What is HSBC World Rugby?

The HSBC World Rugby is a World Rugby Sevens Series-hosted annual series of international rugby sevens competitions featuring national sevens teams. The IRB World Sevens Series was established for the first time in the 1999–2000 season. The HSBC World Rugby season’s circuit is made up of ten tournaments that start in November or December and last until May. The events take place in ten nations and travel to five of the world’s six inhabited continents. Each Australia, South Africa, UAE, New Zealand, the US, Canada, Hong Kong, Singapore, France, and England will host one tournament. Each tournament has sixteen clubs: fifteen core teams and one regional qualifier.

World Sevens Series

In 1973, Scotland hosted the first international rugby sevens competition. The Hong Kong Sevens competition has been held annually since 1976. In 1998, rugby sevens were added to the Commonwealth Games program. In 1993 and 1998, the World Cup Sevens were held, with Scotland hosting the first event. The International HSBC World Rugby Board established the World Sevens Series in 1999. The first series was dominated by New Zealand and Fiji, who met in the final in eight of the ten season competitions. The IRB’s goal for the tournament was to make rugby a genuinely worldwide sport.

From 1999–2000 to 2004–05, New Zealand won the first six seasons in a row. The number of stops in the series fluctuated over the seasons, but due to the worldwide recession, it shrank from 11 tournaments in 2001–02 to 7 tournaments in 2002–03. The 2009–10 HSBC World Rugby Sevens Series was won by Samoa, who defeated New Zealand. Samoa has won four of the last five events to take the series from New Zealand.

World Rugby in the 2011-2018 Season

The series expanded to 15 teams in the 2011–12 season, making it the final season with 12 core clubs. The 2012 Hong Kong Sevens served as a qualifier for these spots. For the first time since 2008, Canada was promoted to core status, and Spain and Portugal were added the following season. Argentina was supposed to host the tenth tournament in the 2012–13 season, with Mar Del Plata as the location.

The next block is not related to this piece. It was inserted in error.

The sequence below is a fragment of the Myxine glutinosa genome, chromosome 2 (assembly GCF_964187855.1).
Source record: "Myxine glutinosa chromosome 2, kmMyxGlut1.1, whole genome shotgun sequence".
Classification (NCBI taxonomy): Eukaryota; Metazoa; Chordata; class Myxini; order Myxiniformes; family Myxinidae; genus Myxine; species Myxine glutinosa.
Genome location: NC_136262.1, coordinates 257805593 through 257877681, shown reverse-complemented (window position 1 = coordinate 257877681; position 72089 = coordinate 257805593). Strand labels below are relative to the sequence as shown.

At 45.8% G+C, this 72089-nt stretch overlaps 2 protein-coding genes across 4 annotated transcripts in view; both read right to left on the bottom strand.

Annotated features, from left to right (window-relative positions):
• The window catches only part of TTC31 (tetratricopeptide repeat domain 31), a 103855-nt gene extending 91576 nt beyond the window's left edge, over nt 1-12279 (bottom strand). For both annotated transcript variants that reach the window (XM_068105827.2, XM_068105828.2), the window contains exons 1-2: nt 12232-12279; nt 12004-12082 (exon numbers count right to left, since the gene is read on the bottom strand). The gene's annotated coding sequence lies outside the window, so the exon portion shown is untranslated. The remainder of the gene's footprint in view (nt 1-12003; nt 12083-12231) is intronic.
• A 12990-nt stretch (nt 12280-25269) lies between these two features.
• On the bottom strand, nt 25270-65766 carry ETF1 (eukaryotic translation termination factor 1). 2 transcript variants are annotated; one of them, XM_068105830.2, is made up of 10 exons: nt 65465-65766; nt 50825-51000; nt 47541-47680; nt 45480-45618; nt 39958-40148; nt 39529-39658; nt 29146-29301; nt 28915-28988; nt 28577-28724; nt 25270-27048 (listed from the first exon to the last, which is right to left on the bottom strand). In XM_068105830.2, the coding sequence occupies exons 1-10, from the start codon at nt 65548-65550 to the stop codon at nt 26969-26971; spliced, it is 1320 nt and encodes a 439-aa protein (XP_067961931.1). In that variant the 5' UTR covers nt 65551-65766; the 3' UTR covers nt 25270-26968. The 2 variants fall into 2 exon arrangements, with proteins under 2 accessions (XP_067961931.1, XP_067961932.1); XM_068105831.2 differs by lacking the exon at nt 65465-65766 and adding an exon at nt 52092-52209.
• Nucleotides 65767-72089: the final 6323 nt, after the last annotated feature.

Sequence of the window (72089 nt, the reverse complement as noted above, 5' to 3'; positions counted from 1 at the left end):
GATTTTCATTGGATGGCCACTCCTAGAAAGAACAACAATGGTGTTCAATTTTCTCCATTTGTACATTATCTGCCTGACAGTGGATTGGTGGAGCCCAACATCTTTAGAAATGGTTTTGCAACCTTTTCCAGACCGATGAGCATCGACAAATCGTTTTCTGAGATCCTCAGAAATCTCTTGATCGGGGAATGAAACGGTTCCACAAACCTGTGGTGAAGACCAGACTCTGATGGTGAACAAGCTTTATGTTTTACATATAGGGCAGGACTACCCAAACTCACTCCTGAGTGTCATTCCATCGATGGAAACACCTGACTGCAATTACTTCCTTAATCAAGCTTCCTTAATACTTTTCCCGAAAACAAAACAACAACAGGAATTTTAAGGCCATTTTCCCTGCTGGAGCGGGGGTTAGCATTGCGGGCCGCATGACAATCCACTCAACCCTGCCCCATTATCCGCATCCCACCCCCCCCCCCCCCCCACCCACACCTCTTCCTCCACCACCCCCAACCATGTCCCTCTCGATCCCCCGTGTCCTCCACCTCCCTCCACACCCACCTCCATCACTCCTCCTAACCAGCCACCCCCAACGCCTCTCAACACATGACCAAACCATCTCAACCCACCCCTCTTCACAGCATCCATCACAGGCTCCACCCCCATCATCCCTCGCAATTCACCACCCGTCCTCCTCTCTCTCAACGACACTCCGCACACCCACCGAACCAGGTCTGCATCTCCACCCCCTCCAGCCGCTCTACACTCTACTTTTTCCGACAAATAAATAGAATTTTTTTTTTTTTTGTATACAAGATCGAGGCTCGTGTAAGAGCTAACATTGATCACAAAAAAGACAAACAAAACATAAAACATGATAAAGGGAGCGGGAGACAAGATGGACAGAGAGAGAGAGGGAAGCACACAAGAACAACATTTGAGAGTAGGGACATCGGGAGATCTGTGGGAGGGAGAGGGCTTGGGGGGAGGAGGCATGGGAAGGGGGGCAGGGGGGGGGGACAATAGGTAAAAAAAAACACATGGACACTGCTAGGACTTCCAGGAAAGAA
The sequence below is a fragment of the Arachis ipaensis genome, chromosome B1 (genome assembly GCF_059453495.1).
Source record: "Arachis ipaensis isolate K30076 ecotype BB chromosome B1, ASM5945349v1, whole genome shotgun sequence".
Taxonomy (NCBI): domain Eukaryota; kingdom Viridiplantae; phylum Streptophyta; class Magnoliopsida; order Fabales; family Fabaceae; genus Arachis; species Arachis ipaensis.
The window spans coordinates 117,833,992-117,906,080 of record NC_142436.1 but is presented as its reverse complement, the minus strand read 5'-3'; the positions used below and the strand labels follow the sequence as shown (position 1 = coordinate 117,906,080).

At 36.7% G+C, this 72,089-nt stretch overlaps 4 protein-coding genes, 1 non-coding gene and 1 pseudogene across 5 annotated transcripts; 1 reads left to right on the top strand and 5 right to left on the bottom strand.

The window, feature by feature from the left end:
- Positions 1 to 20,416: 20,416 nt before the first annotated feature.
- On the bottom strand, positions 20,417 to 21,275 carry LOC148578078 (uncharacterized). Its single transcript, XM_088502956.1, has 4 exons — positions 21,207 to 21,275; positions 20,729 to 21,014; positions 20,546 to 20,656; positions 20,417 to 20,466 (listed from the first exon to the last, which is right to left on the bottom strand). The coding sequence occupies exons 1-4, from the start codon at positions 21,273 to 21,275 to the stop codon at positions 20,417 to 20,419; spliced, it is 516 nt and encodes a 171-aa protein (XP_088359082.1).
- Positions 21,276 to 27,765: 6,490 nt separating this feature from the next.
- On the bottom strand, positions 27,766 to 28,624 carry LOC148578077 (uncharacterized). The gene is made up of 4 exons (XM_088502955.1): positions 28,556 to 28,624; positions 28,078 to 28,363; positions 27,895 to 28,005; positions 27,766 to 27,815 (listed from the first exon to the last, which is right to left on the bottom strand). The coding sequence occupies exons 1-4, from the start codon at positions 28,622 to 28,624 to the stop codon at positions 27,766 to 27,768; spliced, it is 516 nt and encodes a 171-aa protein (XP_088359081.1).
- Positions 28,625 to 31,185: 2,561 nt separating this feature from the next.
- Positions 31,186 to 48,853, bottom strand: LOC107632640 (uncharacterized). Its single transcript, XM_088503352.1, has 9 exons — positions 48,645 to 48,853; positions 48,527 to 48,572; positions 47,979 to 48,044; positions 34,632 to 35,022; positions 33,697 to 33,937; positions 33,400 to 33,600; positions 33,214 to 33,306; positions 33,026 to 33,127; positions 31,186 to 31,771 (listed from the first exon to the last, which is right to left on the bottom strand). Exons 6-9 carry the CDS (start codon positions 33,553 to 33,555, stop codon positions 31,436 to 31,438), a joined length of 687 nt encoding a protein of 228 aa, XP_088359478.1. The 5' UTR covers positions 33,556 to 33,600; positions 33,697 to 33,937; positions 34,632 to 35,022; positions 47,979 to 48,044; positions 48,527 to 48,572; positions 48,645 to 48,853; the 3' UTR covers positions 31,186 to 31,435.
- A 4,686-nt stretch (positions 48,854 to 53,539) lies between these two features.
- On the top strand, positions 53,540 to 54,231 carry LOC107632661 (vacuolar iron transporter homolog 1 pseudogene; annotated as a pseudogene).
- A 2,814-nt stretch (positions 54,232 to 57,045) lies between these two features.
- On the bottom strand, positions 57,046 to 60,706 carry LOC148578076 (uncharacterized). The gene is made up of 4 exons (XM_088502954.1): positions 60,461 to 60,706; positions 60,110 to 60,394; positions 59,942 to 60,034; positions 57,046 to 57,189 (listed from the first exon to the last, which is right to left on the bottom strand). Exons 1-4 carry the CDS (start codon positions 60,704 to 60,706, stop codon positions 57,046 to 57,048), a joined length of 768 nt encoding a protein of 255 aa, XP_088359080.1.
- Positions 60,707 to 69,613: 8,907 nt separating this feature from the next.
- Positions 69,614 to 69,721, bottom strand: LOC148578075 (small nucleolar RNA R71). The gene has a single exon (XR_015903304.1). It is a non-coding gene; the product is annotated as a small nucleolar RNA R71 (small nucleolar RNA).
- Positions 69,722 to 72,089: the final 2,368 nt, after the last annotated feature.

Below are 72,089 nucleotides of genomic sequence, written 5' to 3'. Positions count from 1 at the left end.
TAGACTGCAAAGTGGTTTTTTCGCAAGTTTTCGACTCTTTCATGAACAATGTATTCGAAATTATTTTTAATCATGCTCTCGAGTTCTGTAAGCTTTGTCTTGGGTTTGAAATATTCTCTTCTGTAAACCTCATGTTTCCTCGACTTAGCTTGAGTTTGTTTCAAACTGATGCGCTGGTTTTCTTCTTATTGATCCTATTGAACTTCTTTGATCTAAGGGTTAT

The 2014–15 season was won by Fiji, while the 2015–16 season was won by South Africa. It was the first time that a team other than New Zealand had won consecutive seasons in the sport’s history. During the two seasons, the United States and Kenya both won their maiden tournaments. The HSBC World Rugby season of 2016–17 served as qualification for the 2018 Rugby World Cup Sevens. Canada, Argentina, Scotland, and Samoa were all qualified via this method. This season, the top four clubs qualified for the tournament for the first time. South Africa won the series with a win in the penultimate round in Paris.

HSBC World Rugby Sevens Series 2022

The World Rugby Sevens Series HSBC is the 23rd annual series of rugby sevens competitions for men’s national rugby sevens teams and will take place from 2021 to 2022. World Rugby has staged the Sevens Series since 1999. The competition was created with the goal of promoting international rugby sevens at an elite level and assisting the game in becoming a commercially viable product. The financial giant HSBC has sponsored the competition since 2014.

HSBC Core Teams from 2021-22 Season

Each season, a set of 15 “core teams” is selected based on the previous season’s results, and each core team is guaranteed a spot in all of that season’s events. Since the 2012–13 HSBC World Rugby season, the core teams have been chosen through a specified promotion/relegation process. The COVID-19 epidemic impacted the scheduled 2020–21 season, resulting in only two events being held for the 2021 series instead of the normal ten, and the absence of most of the elite teams. The following are the 16 teams that have been designated as core teams for both seasons:

TeamCore yearsBest Series Finish
New Zealand1999–20001st (2019–20)
South Africa1999–20001st (2021)
Fiji1999–20001st (2018–19)
Australia1999–20002nd (2000–01)
England 1999–20002nd (2016–17)
France1999–20006th (2019–20)
United States2008–092nd (2018–19)
Canada2012–134th (2021)
Argentina1999–20003rd (2003–04)
Ireland2019–205th (2021)
Scotland 1999–20007th (2016–17)
Kenya2002–033rd (2021)
Samoa1999–20001st (2009–10)
Spain2017–189th (2021)
Wales2006–076th (2006–07)
Japan2020–2115th (2018–19)

Development and Relegation

In 2019, HSBC World Rugby revealed plans to develop a second-tier competition in which the best thirteen sevens teams from each area, plus three invited teams, would compete in a format identical to the Sevens Series for the chance to be promoted to the HSBC World Rugby Sevens Series and become a core team. This is a departure from the sevens series’ traditional promotion and relegation format.